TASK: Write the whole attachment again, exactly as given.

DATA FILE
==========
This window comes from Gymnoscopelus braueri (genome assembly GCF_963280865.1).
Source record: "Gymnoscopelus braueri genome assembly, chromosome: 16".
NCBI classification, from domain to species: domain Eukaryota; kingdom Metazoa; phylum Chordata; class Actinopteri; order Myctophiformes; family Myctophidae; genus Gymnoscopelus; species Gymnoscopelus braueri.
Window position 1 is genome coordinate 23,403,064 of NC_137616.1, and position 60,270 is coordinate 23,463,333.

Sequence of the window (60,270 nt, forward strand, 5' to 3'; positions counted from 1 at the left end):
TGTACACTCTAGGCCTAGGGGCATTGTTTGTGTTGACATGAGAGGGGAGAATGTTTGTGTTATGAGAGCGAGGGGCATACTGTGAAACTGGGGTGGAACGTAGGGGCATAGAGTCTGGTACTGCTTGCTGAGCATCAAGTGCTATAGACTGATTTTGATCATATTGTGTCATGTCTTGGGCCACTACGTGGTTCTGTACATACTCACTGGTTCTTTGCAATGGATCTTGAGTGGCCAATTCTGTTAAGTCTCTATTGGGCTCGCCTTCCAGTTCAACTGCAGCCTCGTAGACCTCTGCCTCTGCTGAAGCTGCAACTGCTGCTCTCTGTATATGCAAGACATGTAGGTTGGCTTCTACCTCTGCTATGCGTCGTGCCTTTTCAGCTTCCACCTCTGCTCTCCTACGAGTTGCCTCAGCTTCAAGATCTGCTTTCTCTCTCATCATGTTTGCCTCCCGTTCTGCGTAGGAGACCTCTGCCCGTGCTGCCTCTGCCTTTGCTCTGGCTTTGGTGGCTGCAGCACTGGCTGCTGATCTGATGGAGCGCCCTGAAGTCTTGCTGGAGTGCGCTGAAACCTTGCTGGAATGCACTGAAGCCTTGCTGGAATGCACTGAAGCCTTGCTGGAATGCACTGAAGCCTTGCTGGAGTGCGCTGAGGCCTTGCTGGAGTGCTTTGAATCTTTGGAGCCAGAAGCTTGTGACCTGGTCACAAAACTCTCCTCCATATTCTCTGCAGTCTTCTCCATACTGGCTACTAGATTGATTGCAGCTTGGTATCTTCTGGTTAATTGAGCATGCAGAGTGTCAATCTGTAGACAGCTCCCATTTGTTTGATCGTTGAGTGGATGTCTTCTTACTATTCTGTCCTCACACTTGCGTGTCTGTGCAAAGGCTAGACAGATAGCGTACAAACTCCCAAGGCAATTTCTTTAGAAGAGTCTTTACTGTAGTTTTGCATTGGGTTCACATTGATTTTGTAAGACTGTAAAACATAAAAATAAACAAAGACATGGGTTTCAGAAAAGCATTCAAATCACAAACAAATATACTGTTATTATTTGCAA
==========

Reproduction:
This window comes from Gymnoscopelus braueri (genome assembly GCF_963280865.1).
Source record: "Gymnoscopelus braueri genome assembly, chromosome: 16".
NCBI classification, from domain to species: domain Eukaryota; kingdom Metazoa; phylum Chordata; class Actinopteri; order Myctophiformes; family Myctophidae; genus Gymnoscopelus; species Gymnoscopelus braueri.
Window position 1 is genome coordinate 23,403,064 of NC_137616.1, and position 60,270 is coordinate 23,463,333.

Sequence of the window (60,270 nt, forward strand, 5' to 3'; positions counted from 1 at the left end):
TGTACACTCTAGGCCTAGGGGCATTGTTTGTGTTGACATGAGAGGGGAGAATGTTTGTGTTATGAGAGCGAGGGGCATACTGTGAAACTGGGGTGGAACGTAGGGGCATAGAGTCTGGTACTGCTTGCTGAGCATCAAGTGCTATAGACTGATTTTGATCATATTGTGTCATGTCTTGGGCCACTACGTGGTTCTGTACATACTCACTGGTTCTTTGCAATGGATCTTGAGTGGCCAATTCTGTTAAGTCTCTATTGGGCTCGCCTTCCAGTTCAACTGCAGCCTCGTAGACCTCTGCCTCTGCTGAAGCTGCAACTGCTGCTCTCTGTATATGCAAGACATGTAGGTTGGCTTCTACCTCTGCTATGCGTCGTGCCTTTTCAGCTTCCACCTCTGCTCTCCTACGAGTTGCCTCAGCTTCAAGATCTGCTTTCTCTCTCATCATGTTTGCCTCCCGTTCTGCGTAGGAGACCTCTGCCCGTGCTGCCTCTGCCTTTGCTCTGGCTTTGGTGGCTGCAGCACTGGCTGCTGATCTGATGGAGCGCCCTGAAGTCTTGCTGGAGTGCGCTGAAACCTTGCTGGAATGCACTGAAGCCTTGCTGGAATGCACTGAAGCCTTGCTGGAATGCACTGAAGCCTTGCTGGAGTGCGCTGAGGCCTTGCTGGAGTGCTTTGAATCTTTGGAGCCAGAAGCTTGTGACCTGGTCACAAAACTCTCCTCCATATTCTCTGCAGTCTTCTCCATACTGGCTACTAGATTGATTGCAGCTTGGTATCTTCTGGTTAATTGAGCATGCAGAGTGTCAATCTGTAGACAGCTCCCATTTGTTTGATCGTTGAGTGGATGTCTTCTTACTATTCTGTCCTCACACTTGCGTGTCTGTGCAAAGGCTAGACAGATAGCGTACAAACTCCCAAGGCAATTTCTTTAGAAGAGTCTTTACTGTAGTTTTGCATTGGGTTCACATTGATTTTGTAAGACTGTAAAACATAAAAATAAACAAAGACATGGGTTTCAGAAAAGCATTCAAATCACAAACAAATATACTGTTATTATTTGCAA